LAKE LOUISE – A rare white grizzly bear has returned to hang out by the Trans-Canada Highway in Banff and Yoho national parks, but wildlife experts are working hard to shoo her away from the deadly stretch of road.
The well-known female bear, which was captured and fitted with a GPS collar on June 21, was released in an area away from the highway and the Canadian Pacific Railway in an attempt to keep her safe, but has since come back to the front country.
Parks Canada’s wildlife team has been using the presence of staff, vehicles with lights and noise to encourage the five-year-old bear to stay on the safe side of the wildlife exclusion fence, which she is adept at climbing.
“She has returned to the roadside along the Trans-Canada Highway in Yoho and Banff National Park,” said James Eastham, a spokesperson for Lake Louise, Yoho and Kootenay field unit in an email.
“Because the bear was relocated within its home range, Parks Canada wildlife specialists anticipated that its return to the highway corridor was a possibility.”
The GPS collar the bear was fitted with allows Parks Canada staff to monitor the five-year-old bear’s proximity using a radio signal.
Eastham said this allows wildlife staff to track the bear and when possible use preventive measures to keep her from climbing the fence or otherwise getting onto the roadway.
“The collar also provides GPS tracking information, which provides additional information about where it spends time when it is not visible from the highway,” he said.
“The management goal is to encourage the animal to spend time in safer areas.”
The Trans-Canada Highway has taken a deadly toll on grizzly bears in Yoho National Park this spring.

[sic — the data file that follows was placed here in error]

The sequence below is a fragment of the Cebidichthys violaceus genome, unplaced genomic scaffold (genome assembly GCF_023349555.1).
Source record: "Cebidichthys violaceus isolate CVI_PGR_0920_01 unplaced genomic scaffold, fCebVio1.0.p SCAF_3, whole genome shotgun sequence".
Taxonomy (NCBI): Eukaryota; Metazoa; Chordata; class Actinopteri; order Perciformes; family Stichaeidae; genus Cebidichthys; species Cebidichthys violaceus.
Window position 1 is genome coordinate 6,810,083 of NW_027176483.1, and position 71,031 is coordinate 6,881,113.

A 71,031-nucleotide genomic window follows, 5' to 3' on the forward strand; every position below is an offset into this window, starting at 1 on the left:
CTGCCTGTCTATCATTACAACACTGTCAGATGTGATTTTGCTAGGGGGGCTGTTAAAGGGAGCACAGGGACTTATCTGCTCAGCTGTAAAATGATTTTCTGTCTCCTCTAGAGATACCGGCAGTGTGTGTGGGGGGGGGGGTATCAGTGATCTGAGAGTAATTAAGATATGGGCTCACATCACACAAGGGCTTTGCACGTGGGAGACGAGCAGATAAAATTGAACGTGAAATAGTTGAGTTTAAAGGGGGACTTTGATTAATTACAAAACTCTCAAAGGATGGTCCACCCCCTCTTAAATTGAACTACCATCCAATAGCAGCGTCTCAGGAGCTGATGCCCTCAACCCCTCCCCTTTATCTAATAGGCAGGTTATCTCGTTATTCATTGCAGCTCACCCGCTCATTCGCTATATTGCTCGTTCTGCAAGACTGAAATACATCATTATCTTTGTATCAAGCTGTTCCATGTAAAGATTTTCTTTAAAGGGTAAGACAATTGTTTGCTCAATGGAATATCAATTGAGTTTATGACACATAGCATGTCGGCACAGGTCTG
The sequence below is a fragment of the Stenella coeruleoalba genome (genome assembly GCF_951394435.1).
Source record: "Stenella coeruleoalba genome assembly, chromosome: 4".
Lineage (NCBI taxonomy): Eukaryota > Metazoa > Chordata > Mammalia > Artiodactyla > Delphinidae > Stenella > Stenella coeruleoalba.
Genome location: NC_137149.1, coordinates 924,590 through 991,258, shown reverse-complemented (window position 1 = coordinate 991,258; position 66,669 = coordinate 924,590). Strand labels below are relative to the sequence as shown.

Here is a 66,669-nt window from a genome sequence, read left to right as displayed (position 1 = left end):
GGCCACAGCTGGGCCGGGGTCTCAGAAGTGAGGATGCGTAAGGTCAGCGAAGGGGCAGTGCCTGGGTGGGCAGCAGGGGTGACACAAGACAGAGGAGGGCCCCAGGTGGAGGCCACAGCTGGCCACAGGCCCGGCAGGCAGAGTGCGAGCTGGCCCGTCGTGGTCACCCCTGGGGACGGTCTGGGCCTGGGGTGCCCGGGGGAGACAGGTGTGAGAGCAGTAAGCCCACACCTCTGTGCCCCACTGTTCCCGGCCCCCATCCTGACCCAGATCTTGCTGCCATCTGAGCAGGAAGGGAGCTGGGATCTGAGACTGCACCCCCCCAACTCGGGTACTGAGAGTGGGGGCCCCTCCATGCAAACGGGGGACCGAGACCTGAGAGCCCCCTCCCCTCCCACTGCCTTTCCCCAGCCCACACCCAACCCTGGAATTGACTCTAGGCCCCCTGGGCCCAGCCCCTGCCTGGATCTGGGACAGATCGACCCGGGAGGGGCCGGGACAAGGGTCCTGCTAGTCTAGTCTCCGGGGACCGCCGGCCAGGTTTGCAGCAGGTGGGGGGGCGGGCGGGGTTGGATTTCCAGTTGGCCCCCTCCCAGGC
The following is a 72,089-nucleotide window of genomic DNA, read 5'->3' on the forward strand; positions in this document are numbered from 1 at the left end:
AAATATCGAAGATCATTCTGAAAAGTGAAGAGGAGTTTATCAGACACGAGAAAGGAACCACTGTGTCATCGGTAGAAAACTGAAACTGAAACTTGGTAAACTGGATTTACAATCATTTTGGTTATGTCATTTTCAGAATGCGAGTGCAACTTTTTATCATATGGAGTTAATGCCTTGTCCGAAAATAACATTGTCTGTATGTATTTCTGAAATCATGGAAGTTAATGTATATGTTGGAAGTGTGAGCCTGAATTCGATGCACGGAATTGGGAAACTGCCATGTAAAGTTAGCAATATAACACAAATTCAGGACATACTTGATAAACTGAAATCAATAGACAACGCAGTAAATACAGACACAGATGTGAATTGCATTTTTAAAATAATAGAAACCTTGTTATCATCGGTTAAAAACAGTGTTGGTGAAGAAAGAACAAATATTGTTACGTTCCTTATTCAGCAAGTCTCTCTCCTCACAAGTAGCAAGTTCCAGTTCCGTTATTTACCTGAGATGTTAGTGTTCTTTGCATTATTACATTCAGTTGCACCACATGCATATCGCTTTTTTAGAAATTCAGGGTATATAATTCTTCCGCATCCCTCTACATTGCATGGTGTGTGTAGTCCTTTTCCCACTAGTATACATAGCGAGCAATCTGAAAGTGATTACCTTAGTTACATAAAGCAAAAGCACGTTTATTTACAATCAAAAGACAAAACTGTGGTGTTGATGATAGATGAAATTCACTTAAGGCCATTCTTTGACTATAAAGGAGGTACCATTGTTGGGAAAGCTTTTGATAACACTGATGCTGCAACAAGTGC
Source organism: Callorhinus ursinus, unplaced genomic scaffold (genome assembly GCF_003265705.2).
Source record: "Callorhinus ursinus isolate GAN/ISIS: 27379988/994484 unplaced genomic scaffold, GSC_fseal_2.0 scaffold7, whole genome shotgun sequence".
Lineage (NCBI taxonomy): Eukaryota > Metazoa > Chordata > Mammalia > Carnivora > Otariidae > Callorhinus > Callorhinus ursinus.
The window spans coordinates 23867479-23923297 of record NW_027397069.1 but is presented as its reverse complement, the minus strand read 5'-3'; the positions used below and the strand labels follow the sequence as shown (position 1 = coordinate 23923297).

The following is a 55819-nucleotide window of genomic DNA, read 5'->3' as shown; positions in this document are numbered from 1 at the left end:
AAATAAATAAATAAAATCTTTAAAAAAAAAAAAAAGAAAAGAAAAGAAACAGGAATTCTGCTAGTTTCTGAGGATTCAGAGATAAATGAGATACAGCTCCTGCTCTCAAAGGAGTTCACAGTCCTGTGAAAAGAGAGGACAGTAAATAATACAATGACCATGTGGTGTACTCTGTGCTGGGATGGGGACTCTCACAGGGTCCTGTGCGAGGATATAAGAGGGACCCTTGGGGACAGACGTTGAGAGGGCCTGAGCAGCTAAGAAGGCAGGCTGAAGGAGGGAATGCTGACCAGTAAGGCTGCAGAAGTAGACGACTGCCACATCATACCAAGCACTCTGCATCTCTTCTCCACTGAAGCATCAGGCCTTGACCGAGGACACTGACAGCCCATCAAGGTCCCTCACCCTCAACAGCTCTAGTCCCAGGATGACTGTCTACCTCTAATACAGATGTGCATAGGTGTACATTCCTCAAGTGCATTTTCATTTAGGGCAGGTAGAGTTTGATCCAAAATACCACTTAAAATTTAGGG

A female grizzly – the sibling of the white grizzly – was struck and killed on the highway near the Lake O’Hara turnoff on June 7. On June 11, a male grizzly bear was also killed near the Field Hill.
A no-stopping zone along a 10-kilometre stretch of the Trans-Canada Highway between Sherbrooke Creek and Yoho Valley Road east of Field remains in place. The 90-km/h speed limit has also been reduced to 50-km/h.
Stopping creates traffic hazards that are dangerous to passing vehicles, increases danger to wildlife through habituation to people and vehicles. Traffic congestion can also increase the chance of bears being struck on the road.
Parks Canada wardens and RCMP have teamed up to patrol the area.
During one recent blitz in June, 80 violation tickets were issued for speed-related offences and four vehicles were impounded. One individual was served a ticket for operating a drone in a national park.
“Driving through any of Canada’s national parks allows motorists to see all types of wildlife,” says Cpl. Mike Halskov, media relations officer for B.C. Highway Patrol in a June 30 news release.
“By slowing down, drivers reduce the risk and severity of a collision with wildlife, including bears,” he added.
“If you are involved in a collision with wildlife in a national park, remain in your vehicle if at all possible.”